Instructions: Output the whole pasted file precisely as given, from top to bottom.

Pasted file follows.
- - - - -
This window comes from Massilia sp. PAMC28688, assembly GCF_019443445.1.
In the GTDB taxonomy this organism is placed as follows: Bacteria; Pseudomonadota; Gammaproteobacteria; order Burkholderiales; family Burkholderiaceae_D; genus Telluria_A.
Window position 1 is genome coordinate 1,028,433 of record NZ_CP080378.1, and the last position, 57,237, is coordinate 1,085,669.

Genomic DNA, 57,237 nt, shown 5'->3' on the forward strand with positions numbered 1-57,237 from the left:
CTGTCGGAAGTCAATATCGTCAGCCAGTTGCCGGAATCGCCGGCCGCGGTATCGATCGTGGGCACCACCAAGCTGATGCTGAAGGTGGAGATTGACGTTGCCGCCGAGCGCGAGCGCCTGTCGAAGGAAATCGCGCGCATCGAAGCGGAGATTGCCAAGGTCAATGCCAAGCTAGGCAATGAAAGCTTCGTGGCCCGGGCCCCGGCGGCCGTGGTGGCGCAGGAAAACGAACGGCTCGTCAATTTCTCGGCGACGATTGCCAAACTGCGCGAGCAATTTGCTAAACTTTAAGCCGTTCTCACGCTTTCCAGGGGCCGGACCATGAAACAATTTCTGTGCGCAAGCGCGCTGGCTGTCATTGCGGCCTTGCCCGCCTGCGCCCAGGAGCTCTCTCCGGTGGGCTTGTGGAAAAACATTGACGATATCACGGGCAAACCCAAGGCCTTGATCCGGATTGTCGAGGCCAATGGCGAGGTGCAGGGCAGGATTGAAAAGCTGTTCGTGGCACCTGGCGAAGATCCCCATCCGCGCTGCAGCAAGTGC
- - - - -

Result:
This window comes from Massilia sp. PAMC28688, assembly GCF_019443445.1.
In the GTDB taxonomy this organism is placed as follows: Bacteria; Pseudomonadota; Gammaproteobacteria; order Burkholderiales; family Burkholderiaceae_D; genus Telluria_A.
Window position 1 is genome coordinate 1,028,433 of record NZ_CP080378.1, and the last position, 57,237, is coordinate 1,085,669.

Genomic DNA, 57,237 nt, shown 5'->3' on the forward strand with positions numbered 1-57,237 from the left:
CTGTCGGAAGTCAATATCGTCAGCCAGTTGCCGGAATCGCCGGCCGCGGTATCGATCGTGGGCACCACCAAGCTGATGCTGAAGGTGGAGATTGACGTTGCCGCCGAGCGCGAGCGCCTGTCGAAGGAAATCGCGCGCATCGAAGCGGAGATTGCCAAGGTCAATGCCAAGCTAGGCAATGAAAGCTTCGTGGCCCGGGCCCCGGCGGCCGTGGTGGCGCAGGAAAACGAACGGCTCGTCAATTTCTCGGCGACGATTGCCAAACTGCGCGAGCAATTTGCTAAACTTTAAGCCGTTCTCACGCTTTCCAGGGGCCGGACCATGAAACAATTTCTGTGCGCAAGCGCGCTGGCTGTCATTGCGGCCTTGCCCGCCTGCGCCCAGGAGCTCTCTCCGGTGGGCTTGTGGAAAAACATTGACGATATCACGGGCAAACCCAAGGCCTTGATCCGGATTGTCGAGGCCAATGGCGAGGTGCAGGGCAGGATTGAAAAGCTGTTCGTGGCACCTGGCGAAGATCCCCATCCGCGCTGCAGCAAGTGC